In this painful and powerful tale set in post-WWI England, readers meet 11-year-old Triss, the coddled daughter of a respected civil engineer and an overprotective mother, as well as her jealous younger sister, Pen. As the story opens, Triss has somehow fallen into a local pond, barely escaping with her life, and she regains consciousness to find that the world has gone strange. Her memories are spotty and inconsistent, store mannequins and dolls turn their heads to follow her movements, and every time she closes her eyes she senses “dreams waiting at the mousehole of her mind’s edge, ready to catch her up in their soft cat-mouth and carry her off somewhere she did not want to go.” Triss feels an overwhelming hunger that cannot be assuaged by human food and suspects she is no longer human. In the guise of a gorgeously written and disconcerting fairy tale, Hardinge (A Face Like Glass) delves deeply into the darker side of family life, particularly sibling rivalry and the devastating effect war can have on those left at home. Ages 12–up. Agent: Nancy Miles, Miles Stott Literary Agency. (May)
STARRED REVIEW "Hardinge’s quiet but elegant prose moves the story seamlessly from an effectively creepy horror tale to a powerful, emotionally resonant story of regret and forgiveness."
STARRED REVIEW "In addition to her beautiful, enrapturing, and careful use of language, Hardinge’s story is vivid, frightening, and inventive, with narrative twists and turns that feel both surprising and inevitable....A piercing, chilling page-turner."
"With a combination of horror and wry humor reminiscent of Neil Gaiman's Coraline, Cuckoo Song transcends its teen-reader designation. The pyschological and historical nuances...will mesmerize older readers as well."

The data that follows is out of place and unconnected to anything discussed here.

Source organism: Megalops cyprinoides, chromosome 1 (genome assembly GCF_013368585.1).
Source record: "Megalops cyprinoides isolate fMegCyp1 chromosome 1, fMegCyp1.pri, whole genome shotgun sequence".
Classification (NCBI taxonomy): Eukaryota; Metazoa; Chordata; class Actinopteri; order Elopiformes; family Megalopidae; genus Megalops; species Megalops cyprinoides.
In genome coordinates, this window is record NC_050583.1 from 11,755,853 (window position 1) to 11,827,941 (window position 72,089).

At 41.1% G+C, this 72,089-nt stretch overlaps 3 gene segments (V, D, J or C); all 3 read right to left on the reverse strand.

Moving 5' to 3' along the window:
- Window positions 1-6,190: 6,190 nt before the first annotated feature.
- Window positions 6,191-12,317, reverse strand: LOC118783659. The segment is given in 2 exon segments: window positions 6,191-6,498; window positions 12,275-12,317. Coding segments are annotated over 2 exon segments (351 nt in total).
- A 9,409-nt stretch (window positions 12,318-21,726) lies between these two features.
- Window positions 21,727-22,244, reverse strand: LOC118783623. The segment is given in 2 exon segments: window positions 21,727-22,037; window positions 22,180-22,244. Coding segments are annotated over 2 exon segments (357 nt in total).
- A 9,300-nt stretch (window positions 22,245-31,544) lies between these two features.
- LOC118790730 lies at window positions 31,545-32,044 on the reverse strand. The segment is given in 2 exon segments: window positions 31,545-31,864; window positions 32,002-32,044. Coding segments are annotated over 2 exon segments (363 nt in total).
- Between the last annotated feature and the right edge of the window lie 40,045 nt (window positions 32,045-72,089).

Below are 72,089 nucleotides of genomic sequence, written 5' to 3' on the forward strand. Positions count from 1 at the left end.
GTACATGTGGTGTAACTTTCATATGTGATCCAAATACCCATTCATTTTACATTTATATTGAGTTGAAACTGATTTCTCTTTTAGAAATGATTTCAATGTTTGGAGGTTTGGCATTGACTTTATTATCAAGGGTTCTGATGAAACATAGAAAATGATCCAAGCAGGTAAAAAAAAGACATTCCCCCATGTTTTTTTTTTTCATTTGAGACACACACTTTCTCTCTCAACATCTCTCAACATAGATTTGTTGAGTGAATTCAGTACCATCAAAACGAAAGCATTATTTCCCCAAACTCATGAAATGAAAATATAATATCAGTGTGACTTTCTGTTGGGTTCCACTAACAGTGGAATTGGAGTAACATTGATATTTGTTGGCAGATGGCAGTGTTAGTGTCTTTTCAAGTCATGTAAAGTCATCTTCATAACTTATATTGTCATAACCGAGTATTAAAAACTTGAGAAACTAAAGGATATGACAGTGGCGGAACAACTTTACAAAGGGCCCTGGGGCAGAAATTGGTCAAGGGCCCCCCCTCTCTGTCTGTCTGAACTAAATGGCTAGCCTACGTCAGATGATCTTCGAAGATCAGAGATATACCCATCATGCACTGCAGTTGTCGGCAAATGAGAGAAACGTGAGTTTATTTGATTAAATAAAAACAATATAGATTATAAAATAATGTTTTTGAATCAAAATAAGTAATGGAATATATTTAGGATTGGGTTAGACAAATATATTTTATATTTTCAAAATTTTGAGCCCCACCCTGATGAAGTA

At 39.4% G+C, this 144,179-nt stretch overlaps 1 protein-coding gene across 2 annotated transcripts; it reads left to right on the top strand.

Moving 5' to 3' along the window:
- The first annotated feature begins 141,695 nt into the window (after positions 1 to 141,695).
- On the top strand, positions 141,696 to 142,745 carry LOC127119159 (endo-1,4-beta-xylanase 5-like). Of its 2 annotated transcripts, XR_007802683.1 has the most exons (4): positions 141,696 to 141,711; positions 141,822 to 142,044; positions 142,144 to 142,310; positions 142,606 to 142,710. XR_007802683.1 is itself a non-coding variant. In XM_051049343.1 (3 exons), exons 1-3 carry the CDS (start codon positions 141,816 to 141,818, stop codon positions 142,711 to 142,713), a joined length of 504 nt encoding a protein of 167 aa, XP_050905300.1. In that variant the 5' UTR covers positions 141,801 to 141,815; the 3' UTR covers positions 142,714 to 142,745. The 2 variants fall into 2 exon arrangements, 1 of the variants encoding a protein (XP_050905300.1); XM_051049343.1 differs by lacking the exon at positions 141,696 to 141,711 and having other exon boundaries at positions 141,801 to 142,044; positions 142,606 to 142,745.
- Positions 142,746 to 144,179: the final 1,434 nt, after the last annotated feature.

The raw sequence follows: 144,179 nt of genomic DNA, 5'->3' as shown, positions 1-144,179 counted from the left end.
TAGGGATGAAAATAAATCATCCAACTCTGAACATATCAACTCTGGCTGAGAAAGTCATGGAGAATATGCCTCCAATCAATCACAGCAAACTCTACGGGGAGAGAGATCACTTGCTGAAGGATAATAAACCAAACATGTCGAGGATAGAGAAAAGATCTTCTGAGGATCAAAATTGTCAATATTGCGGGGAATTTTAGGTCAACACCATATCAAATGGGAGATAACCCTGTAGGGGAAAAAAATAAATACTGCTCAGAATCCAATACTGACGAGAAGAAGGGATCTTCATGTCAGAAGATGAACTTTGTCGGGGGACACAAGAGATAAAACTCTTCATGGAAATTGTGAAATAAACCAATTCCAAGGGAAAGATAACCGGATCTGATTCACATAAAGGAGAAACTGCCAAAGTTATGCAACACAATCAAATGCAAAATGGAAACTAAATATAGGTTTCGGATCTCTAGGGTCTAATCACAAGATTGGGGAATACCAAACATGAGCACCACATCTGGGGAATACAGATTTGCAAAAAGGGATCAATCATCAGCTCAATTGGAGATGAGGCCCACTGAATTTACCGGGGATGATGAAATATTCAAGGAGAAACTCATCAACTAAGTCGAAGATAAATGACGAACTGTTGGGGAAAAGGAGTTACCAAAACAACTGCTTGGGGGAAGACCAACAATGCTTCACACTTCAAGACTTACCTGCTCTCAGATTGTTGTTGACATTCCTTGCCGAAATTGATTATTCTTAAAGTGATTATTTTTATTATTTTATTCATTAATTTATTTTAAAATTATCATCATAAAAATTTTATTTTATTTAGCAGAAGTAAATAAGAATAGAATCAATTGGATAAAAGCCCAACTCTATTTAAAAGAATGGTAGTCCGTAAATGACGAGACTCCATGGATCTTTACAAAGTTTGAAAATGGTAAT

"Cuckoo Song is a sophisticated, disturbing tale that shivers with suspense and touching moments of bravery."
Gr 5 Up—Ever since her older brother died in World War I, things have been tense for Triss and her family. After Triss suffers a horrible accident, her memory is hindered and all of a sudden she feels a strange, insatiable hunger that can only be calmed by digesting unusual items. From here, events proceed in an unexpected way as magical promises are made, relationships are tested, and characters question what it means to be alive. Mysterious letters and dangerous strangers create a mood of suspicion and paranoia as pieces of the story fall into place at just the right moment. Many secondary characters make understandable but regrettable mistakes throughout, cementing themselves as realistic and complex individuals. The beautiful writing is full of rich language that is reminiscent of an old fairy tale. Fans of Hardinge will not be disappointed in this latest spine-chilling, creative work that offers a nuanced depiction of grief within the structure of a well-wrought fantasy.—Carrie Shaurette, Dwight-Englewood School, Englewood, NJ
This dense and twisty fantasy set in post-World War I Great Britain mixes monstrous creatures, sibling rivalry, a supernatural doppelgänger, family dysfunction and a kidnapping into a complex brew of eerie atmosphere and unexpected events.Hardinge is a master stylist whose imaginative works resemble one another only in the consistently impressive quality of her writing. Each narrative builds a unique world, and this combination of postwar tristesse and scary magical beings known as Besiders is no different. Evocative descriptions of the parallel settings, sharply drawn characters and fast-paced action pull readers along, though some may occasionally be distracted rather than transported by the heavy use of metaphor. Freakish actions and confusion on the part of the main character set the stage for an unsettling revelation a quarter of the way through that adds even more suspense and challenges readers' ability to empathize. While sisters Triss and Penelope are 11 and 9, the dangers they face and the issues their family grapples with suggest that readers slightly older than the protagonists will be best equipped to sort through the murky motivations, painful betrayals and matter-of-factly presented alternate reality. Nuanced and intense, this painstakingly created tale mimics the Escher-like constructions of its villainous Architect, fooling the eyes and entangling the emotions of readers willing and able to enter into a world like no other. (Fantasy. 11-14)